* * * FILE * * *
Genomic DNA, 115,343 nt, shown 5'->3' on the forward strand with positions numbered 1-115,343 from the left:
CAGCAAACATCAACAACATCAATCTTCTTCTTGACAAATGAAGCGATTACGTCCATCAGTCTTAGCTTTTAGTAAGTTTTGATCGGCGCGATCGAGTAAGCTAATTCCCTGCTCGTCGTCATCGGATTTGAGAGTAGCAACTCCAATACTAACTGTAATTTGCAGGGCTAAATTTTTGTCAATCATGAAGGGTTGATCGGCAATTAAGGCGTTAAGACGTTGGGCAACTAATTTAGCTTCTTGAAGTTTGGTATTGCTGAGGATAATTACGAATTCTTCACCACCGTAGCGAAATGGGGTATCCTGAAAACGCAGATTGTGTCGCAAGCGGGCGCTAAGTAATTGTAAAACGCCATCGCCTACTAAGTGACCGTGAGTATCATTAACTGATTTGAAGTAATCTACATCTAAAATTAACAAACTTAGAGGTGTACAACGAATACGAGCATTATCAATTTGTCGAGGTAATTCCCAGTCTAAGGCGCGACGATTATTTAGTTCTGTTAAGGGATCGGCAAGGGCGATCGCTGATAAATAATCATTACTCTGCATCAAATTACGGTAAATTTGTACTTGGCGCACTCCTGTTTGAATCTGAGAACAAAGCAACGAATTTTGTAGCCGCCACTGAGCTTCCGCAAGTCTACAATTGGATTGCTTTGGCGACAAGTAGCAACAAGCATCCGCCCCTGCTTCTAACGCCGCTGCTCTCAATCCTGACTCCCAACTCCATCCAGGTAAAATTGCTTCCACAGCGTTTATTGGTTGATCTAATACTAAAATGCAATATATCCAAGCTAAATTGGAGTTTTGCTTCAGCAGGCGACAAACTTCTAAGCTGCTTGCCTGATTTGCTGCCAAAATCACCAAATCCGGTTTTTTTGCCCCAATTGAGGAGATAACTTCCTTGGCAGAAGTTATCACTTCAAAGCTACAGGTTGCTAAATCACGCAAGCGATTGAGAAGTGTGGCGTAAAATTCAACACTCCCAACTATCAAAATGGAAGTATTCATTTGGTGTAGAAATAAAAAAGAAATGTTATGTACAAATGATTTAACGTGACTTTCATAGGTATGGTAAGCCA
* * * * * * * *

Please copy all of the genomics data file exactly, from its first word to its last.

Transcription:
Genomic DNA, 115,343 nt, shown 5'->3' on the forward strand with positions numbered 1-115,343 from the left:
CAGCAAACATCAACAACATCAATCTTCTTCTTGACAAATGAAGCGATTACGTCCATCAGTCTTAGCTTTTAGTAAGTTTTGATCGGCGCGATCGAGTAAGCTAATTCCCTGCTCGTCGTCATCGGATTTGAGAGTAGCAACTCCAATACTAACTGTAATTTGCAGGGCTAAATTTTTGTCAATCATGAAGGGTTGATCGGCAATTAAGGCGTTAAGACGTTGGGCAACTAATTTAGCTTCTTGAAGTTTGGTATTGCTGAGGATAATTACGAATTCTTCACCACCGTAGCGAAATGGGGTATCCTGAAAACGCAGATTGTGTCGCAAGCGGGCGCTAAGTAATTGTAAAACGCCATCGCCTACTAAGTGACCGTGAGTATCATTAACTGATTTGAAGTAATCTACATCTAAAATTAACAAACTTAGAGGTGTACAACGAATACGAGCATTATCAATTTGTCGAGGTAATTCCCAGTCTAAGGCGCGACGATTATTTAGTTCTGTTAAGGGATCGGCAAGGGCGATCGCTGATAAATAATCATTACTCTGCATCAAATTACGGTAAATTTGTACTTGGCGCACTCCTGTTTGAATCTGAGAACAAAGCAACGAATTTTGTAGCCGCCACTGAGCTTCCGCAAGTCTACAATTGGATTGCTTTGGCGACAAGTAGCAACAAGCATCCGCCCCTGCTTCTAACGCCGCTGCTCTCAATCCTGACTCCCAACTCCATCCAGGTAAAATTGCTTCCACAGCGTTTATTGGTTGATCTAATACTAAAATGCAATATATCCAAGCTAAATTGGAGTTTTGCTTCAGCAGGCGACAAACTTCTAAGCTGCTTGCCTGATTTGCTGCCAAAATCACCAAATCCGGTTTTTTTGCCCCAATTGAGGAGATAACTTCCTTGGCAGAAGTTATCACTTCAAAGCTACAGGTTGCTAAATCACGCAAGCGATTGAGAAGTGTGGCGTAAAATTCAACACTCCCAACTATCAAAATGGAAGTATTCATTTGGTGTAGAAATAAAAAAGAAATGTTATGTACAAATGATTTAACGTGACTTTCATAGGTATGGTAAGCCA